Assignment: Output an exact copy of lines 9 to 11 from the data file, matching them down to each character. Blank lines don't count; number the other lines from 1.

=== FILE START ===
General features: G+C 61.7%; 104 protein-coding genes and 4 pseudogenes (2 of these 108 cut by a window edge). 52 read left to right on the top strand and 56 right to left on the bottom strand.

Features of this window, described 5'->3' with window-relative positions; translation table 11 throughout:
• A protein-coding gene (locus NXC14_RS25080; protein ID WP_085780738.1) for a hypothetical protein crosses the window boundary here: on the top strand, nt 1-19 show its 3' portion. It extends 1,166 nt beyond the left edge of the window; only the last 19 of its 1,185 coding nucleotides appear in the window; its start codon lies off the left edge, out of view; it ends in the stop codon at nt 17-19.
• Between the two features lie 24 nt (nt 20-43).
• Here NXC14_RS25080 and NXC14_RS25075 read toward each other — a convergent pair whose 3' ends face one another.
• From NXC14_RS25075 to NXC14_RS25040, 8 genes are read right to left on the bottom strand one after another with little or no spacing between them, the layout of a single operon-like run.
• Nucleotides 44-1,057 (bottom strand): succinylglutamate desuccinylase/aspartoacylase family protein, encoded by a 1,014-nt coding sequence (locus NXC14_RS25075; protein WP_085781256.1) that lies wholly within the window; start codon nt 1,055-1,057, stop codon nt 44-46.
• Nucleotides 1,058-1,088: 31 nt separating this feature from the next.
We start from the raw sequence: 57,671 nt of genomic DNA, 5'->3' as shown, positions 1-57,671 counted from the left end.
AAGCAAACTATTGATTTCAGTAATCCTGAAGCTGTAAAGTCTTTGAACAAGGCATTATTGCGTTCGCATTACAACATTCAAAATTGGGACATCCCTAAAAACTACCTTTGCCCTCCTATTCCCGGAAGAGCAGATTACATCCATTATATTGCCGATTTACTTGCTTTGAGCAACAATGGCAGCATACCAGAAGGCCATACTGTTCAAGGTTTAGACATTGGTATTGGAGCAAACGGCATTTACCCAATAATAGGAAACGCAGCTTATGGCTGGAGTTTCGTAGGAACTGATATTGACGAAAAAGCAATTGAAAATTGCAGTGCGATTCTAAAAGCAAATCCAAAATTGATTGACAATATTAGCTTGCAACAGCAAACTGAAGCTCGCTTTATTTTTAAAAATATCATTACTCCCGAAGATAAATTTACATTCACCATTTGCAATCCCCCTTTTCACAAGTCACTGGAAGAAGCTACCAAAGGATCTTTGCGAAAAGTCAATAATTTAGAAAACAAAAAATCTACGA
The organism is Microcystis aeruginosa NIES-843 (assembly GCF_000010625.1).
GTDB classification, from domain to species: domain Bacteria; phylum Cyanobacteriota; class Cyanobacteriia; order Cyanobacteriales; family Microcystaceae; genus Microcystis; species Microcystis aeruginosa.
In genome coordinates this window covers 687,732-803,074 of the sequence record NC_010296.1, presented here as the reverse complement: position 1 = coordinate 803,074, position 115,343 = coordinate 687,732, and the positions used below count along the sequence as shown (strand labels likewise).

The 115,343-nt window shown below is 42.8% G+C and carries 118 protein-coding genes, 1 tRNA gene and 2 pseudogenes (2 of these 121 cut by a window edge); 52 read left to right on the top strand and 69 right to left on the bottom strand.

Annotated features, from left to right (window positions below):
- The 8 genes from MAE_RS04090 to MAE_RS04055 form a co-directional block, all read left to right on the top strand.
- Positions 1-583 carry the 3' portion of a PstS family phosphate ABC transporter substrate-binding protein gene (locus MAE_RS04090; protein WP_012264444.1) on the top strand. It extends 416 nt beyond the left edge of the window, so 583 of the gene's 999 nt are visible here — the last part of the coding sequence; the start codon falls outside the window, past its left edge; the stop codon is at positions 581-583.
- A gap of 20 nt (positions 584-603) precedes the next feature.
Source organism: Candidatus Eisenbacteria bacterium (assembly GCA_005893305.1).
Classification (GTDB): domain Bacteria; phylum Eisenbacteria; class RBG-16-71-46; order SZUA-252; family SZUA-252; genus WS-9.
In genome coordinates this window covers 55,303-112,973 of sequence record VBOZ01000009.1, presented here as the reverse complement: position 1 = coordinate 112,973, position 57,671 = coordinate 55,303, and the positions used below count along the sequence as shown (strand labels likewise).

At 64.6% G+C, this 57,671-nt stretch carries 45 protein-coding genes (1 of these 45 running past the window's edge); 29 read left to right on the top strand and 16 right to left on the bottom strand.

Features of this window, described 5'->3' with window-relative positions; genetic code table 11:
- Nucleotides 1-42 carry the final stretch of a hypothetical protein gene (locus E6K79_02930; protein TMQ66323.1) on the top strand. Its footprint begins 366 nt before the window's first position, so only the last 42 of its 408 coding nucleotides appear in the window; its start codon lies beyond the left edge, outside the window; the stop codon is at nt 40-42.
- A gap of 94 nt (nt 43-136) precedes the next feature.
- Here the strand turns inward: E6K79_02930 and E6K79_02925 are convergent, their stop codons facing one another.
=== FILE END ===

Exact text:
We start from the raw sequence: 57,671 nt of genomic DNA, 5'->3' as shown, positions 1-57,671 counted from the left end.
AAGCAAACTATTGATTTCAGTAATCCTGAAGCTGTAAAGTCTTTGAACAAGGCATTATTGCGTTCGCATTACAACATTCAAAATTGGGACATCCCTAAAAACTACCTTTGCCCTCCTATTCCCGGAAGAGCAGATTACATCCATTATATTGCCGATTTACTTGCTTTGAGCAACAATGGCAGCATACCAGAAGGCCATACTGTTCAAGGTTTAGACATTGGTATTGGAGCAAACGGCATTTACCCAATAATAGGAAACGCAGCTTATGGCTGGAGTTTCGTAGGAACTGATATTGACGAAAAAGCAATTGAAAATTGCAGTGCGATTCTAAAAGCAAATCCAAAATTGATTGACAATATTAGCTTGCAACAGCAAACTGAAGCTCGCTTTATTTTTAAAAATATCATTACTCCCGAAGATAAATTTACATTCACCATTTGCAATCCCCCTTTTCACAAGTCACTGGAAGAAGCTACCAAAGGATCTTTGCGAAAAGTCAATAATTTAGAAAACAAAAAATCTACGA
The organism is Microcystis aeruginosa NIES-843 (assembly GCF_000010625.1).